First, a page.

printable version button.
vintage wine poems dot com logo
We are sooo ... social!!
FaceBook   Twitter    Google Plus   YouTube Channel  Pinterest  please "like" or "follow" or . . . "whatever"


The Rhyme Maker
George Gordon or Lord Byron
George Gordon/Lord Byron

Theme:  Praising Wine

Special Rhyme List:   Now That's Funny!

Some poems scream to be read aloud. Imagine Lord Byron (a partier of renown), giving an “over-the-top” recitation of this poem amidst the Lords and Ladies of his day.  I dare you to do the same at your next wine gathering!

[stanza 7]: According to Greek mythology, Pandora, the first women in a perfect world, was given a box by Zeus and instructed not to open it.  Humans being human, Pandora opened the box, which contained all the maladies of our present world – plus the one relief from them all:  hope.  (As Byron points out, “hope” is unnecessary in a perfect world, where we are “certain of bliss”).

Hebe (last line) was the cup-bearer on Mount  Olympus – sommelier to the gods!
-S. H. Bass  

more Lord Byron at
Lines Inscribed Upon A Cup Formed from A
My Boat Is on the Shore

from the epic poem Don Juan
Few things surpass old wine

Juan would question further
Man, being reasonable, must get drunk
'Tis melancholy and a fearful sign

from  A Translation of Anacreon
Mingle with the genial bowl


Stop Button Clutter!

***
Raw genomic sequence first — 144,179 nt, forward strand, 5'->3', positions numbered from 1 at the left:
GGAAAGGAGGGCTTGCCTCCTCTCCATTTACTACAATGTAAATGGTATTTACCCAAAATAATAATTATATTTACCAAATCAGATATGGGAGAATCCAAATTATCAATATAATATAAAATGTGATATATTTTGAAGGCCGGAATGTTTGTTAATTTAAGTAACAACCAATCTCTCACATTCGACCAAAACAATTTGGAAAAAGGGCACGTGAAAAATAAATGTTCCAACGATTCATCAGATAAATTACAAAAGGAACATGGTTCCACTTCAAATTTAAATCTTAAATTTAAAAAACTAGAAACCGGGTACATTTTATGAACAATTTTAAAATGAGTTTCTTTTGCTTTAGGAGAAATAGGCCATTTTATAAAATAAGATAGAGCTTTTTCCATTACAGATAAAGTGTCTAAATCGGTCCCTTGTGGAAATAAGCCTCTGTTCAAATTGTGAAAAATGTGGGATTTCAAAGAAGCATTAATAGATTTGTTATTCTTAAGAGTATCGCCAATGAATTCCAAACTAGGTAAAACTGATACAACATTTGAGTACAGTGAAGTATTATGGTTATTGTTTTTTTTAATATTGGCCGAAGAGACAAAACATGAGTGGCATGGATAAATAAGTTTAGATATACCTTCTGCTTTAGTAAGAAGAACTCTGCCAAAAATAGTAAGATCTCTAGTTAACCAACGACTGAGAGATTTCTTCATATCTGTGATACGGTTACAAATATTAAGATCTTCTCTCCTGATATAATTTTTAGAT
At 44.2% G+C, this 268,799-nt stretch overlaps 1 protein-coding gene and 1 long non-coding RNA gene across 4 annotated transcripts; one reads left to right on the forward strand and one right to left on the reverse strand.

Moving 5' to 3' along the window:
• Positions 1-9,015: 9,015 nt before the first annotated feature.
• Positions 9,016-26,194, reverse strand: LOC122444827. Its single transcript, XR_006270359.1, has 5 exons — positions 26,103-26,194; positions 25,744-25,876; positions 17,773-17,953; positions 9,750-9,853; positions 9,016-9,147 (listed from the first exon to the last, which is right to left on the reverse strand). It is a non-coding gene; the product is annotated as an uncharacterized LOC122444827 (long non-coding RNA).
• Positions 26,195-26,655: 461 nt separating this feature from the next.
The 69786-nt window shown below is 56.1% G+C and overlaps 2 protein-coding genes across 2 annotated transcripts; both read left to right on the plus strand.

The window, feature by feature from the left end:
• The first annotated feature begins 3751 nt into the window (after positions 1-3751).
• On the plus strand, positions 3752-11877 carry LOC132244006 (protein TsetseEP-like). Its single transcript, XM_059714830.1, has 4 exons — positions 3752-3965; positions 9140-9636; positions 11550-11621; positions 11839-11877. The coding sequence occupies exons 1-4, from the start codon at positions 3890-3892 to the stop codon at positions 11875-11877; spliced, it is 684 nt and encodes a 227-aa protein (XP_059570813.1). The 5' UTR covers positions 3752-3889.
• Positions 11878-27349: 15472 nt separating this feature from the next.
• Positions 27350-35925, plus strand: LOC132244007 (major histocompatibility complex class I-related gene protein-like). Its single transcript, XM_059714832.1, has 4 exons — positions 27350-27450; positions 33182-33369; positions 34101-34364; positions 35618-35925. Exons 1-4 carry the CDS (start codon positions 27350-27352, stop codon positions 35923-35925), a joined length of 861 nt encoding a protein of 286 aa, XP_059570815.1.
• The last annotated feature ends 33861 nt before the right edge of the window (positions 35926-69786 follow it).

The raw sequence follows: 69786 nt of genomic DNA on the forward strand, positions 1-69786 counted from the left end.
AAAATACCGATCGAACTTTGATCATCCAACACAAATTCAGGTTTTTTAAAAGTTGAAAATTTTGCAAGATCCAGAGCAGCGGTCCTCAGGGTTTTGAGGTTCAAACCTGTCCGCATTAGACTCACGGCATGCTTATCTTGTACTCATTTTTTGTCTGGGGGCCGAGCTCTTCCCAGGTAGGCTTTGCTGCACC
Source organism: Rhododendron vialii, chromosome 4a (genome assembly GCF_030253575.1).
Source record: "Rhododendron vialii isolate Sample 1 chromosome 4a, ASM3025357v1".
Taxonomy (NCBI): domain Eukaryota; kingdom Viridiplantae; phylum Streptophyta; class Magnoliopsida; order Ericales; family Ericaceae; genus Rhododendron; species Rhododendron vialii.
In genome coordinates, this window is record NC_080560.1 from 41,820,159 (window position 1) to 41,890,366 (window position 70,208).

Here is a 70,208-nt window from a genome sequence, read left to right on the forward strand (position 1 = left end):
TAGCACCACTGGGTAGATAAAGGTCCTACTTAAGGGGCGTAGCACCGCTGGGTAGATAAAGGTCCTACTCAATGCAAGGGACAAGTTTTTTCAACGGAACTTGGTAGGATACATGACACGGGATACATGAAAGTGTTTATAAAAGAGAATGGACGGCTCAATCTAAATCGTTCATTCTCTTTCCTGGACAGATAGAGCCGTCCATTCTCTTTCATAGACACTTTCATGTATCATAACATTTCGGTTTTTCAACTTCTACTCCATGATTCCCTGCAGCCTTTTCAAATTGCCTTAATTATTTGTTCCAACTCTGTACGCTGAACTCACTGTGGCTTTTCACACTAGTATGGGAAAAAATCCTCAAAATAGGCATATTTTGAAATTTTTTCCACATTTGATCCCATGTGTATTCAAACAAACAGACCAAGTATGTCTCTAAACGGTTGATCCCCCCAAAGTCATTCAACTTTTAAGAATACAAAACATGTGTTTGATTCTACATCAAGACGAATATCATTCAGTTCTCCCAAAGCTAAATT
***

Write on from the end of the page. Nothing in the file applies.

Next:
Fill The Goblet Again
Lord Byron (1788-1824)
, English poet

Fill the goblet again! for I never before
Felt the glow which now gladdens my heart to its core;
Let us drink! - who would not? - since, through life’s varied round,
In the goblet alone no deception is found.

I have tried in its turn all that life can supply;
I have basked in the beam of a dark rolling eye;
I have loved! - who has not? - but what heart can declare
That Pleasure existed while Passion was there?

In the days of my youth, when the heart’s in its spring,
And dreams that Affection can never take wing,
I had friends! - who has not? - but what tongue will avow,
That friends, rosy wine! are so faithful as thou?

The heart of a mistress some boy may estrange,
Friendship shifts with the sunbeam - thou never canst change;
Thou grows old - who does not? - but on earth what appears,
Whose virtues, like thine, still increase with its years?

Yet if blest to the utmost that Love can bestow,
Should a rival bow down to our idol below,
We are jealous! - who’s not? - thou hast no such alloy;
For the more that enjoy thee, the more we enjoy.

Then the season of youth and its vanities past,
For refuge we fly to the goblet at last;
There we find – do we not? – in the flow of the soul,
That truth, as of yore, is confined to the bowl.

When the box of Pandora was opened on earth,
And Misery’s triumph commenced over Mirth,
Hope was left, – was she not? – but the goblet we kiss,
And care not for Hope, who are certain of bliss.

Long life to the grape! for when summer is flown,
The age of our nectar shall gladden our own:
We must die – who shall not? – May our sins be forgiven,
And Hebe shall never be idle in Heaven.

from The Works of Lord Byron, Vol. 1 (1898)

Free E-Books by Lord Byron at Project Gutenberg     Free E- Books by George Gordon/Lord Byron
                        (click on image)

Lord Byron at the Poetry Foundation

Lord Byron at Amazon
            Lord Byron: The Major Works        Byron's Poetry and Prose
                 Oxford World's Classics               Norton Critical Edition


| HOME |
| By Theme | Now That's Funny! | Audios/Videos | Copyrighted Poetry |
 | The Book Store | The Art Gallery |
 | Resources, Partners, and Links |
| Contact |
A Note from the Webmaster: S. H. Bass
What is a Wine Poem?

Promoting Wine With Poetry
Copyright and the Public Domain

For Wine Writers and Bloggers
A Word On Words

 2013 - 2017 Stephen H. Bass